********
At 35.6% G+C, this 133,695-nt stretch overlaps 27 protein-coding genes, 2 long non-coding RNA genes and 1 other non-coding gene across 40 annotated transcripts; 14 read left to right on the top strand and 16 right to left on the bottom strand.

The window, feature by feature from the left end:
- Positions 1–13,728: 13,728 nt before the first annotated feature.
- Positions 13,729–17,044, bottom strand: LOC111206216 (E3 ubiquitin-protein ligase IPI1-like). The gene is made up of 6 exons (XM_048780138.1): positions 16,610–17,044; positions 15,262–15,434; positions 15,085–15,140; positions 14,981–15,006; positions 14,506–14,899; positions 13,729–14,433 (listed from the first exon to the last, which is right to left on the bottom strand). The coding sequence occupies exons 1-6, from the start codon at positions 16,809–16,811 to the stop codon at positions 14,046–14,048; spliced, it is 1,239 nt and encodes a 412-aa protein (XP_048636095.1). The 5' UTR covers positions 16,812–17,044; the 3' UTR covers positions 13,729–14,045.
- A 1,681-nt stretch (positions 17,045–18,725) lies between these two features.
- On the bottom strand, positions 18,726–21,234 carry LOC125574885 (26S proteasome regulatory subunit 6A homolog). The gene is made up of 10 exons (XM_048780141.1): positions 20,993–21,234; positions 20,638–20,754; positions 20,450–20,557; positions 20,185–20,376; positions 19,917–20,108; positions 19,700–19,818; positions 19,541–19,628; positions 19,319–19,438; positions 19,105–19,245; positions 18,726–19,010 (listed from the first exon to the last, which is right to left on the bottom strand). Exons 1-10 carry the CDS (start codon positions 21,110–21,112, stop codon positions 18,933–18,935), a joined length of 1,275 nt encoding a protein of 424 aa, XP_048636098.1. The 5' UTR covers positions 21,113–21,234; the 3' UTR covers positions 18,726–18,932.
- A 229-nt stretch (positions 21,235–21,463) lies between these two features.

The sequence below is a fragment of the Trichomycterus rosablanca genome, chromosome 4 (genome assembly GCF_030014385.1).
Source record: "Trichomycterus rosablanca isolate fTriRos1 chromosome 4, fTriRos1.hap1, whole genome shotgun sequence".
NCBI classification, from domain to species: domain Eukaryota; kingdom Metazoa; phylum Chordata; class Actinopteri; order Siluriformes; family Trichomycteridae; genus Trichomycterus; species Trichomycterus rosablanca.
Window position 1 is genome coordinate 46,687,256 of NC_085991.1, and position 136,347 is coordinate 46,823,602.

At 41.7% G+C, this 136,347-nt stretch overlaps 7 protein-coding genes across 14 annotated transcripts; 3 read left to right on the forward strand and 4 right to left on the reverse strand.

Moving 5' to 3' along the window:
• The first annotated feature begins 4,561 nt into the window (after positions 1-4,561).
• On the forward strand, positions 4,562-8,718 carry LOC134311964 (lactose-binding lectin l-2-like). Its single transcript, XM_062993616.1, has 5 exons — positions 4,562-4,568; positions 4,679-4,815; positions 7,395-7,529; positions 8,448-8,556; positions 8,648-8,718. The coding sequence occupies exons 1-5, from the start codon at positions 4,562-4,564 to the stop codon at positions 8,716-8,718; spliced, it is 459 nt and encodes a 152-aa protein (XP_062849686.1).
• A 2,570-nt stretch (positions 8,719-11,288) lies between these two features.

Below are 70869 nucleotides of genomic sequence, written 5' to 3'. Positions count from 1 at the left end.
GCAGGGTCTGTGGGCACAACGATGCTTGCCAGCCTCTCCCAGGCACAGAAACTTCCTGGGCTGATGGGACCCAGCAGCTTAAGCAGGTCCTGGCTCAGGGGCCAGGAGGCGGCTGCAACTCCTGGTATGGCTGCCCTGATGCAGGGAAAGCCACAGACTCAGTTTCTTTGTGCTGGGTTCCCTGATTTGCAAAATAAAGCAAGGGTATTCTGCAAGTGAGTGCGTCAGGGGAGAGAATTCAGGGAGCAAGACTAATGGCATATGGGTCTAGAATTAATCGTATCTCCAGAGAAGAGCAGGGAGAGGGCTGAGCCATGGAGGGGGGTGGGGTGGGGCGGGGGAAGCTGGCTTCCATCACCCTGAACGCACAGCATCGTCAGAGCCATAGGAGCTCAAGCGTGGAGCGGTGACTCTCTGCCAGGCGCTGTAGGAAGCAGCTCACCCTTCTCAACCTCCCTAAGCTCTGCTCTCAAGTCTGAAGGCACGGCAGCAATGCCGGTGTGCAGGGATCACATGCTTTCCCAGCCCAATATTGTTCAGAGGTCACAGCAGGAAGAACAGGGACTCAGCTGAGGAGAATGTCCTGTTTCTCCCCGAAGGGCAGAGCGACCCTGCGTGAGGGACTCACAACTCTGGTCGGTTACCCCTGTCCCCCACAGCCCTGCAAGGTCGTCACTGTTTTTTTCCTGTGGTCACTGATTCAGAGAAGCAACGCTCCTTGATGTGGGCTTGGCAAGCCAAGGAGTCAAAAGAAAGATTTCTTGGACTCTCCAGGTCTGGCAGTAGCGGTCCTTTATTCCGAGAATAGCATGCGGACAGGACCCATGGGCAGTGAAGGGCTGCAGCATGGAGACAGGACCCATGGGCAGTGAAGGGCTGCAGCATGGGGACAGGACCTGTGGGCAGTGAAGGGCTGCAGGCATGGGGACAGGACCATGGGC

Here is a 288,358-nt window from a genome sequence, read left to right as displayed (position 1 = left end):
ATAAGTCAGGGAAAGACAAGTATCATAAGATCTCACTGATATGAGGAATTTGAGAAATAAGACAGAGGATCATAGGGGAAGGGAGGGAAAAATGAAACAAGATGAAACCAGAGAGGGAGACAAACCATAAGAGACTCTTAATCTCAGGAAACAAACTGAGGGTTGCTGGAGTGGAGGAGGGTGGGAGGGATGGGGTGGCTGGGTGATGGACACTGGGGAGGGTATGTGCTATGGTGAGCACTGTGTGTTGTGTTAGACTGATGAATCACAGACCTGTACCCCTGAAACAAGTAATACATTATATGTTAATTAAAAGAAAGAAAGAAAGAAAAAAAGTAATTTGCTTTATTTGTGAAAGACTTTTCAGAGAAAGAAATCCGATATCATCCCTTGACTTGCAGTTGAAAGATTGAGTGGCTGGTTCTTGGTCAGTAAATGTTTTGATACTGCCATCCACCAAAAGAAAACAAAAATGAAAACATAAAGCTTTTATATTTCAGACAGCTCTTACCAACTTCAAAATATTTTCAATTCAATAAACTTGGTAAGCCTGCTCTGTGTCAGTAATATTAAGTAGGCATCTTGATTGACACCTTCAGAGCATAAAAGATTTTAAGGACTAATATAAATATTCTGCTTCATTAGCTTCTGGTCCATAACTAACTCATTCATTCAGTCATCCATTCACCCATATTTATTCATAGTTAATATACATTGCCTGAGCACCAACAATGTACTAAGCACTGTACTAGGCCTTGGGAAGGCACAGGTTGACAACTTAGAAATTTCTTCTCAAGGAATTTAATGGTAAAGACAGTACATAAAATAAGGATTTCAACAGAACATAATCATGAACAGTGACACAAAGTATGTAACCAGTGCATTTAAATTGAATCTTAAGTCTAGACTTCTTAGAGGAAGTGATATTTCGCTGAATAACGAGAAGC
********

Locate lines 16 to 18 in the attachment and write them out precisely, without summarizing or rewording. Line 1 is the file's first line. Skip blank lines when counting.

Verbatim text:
• A 2,570-nt stretch (positions 8,719-11,288) lies between these two features.

Below are 70869 nucleotides of genomic sequence, written 5' to 3'. Positions count from 1 at the left end.
GCAGGGTCTGTGGGCACAACGATGCTTGCCAGCCTCTCCCAGGCACAGAAACTTCCTGGGCTGATGGGACCCAGCAGCTTAAGCAGGTCCTGGCTCAGGGGCCAGGAGGCGGCTGCAACTCCTGGTATGGCTGCCCTGATGCAGGGAAAGCCACAGACTCAGTTTCTTTGTGCTGGGTTCCCTGATTTGCAAAATAAAGCAAGGGTATTCTGCAAGTGAGTGCGTCAGGGGAGAGAATTCAGGGAGCAAGACTAATGGCATATGGGTCTAGAATTAATCGTATCTCCAGAGAAGAGCAGGGAGAGGGCTGAGCCATGGAGGGGGGTGGGGTGGGGCGGGGGAAGCTGGCTTCCATCACCCTGAACGCACAGCATCGTCAGAGCCATAGGAGCTCAAGCGTGGAGCGGTGACTCTCTGCCAGGCGCTGTAGGAAGCAGCTCACCCTTCTCAACCTCCCTAAGCTCTGCTCTCAAGTCTGAAGGCACGGCAGCAATGCCGGTGTGCAGGGATCACATGCTTTCCCAGCCCAATATTGTTCAGAGGTCACAGCAGGAAGAACAGGGACTCAGCTGAGGAGAATGTCCTGTTTCTCCCCGAAGGGCAGAGCGACCCTGCGTGAGGGACTCACAACTCTGGTCGGTTACCCCTGTCCCCCACAGCCCTGCAAGGTCGTCACTGTTTTTTTCCTGTGGTCACTGATTCAGAGAAGCAACGCTCCTTGATGTGGGCTTGGCAAGCCAAGGAGTCAAAAGAAAGATTTCTTGGACTCTCCAGGTCTGGCAGTAGCGGTCCTTTATTCCGAGAATAGCATGCGGACAGGACCCATGGGCAGTGAAGGGCTGCAGCATGGAGACAGGACCCATGGGCAGTGAAGGGCTGCAGCATGGGGACAGGACCTGTGGGCAGTGAAGGGCTGCAGGCATGGGGACAGGACCATGGGC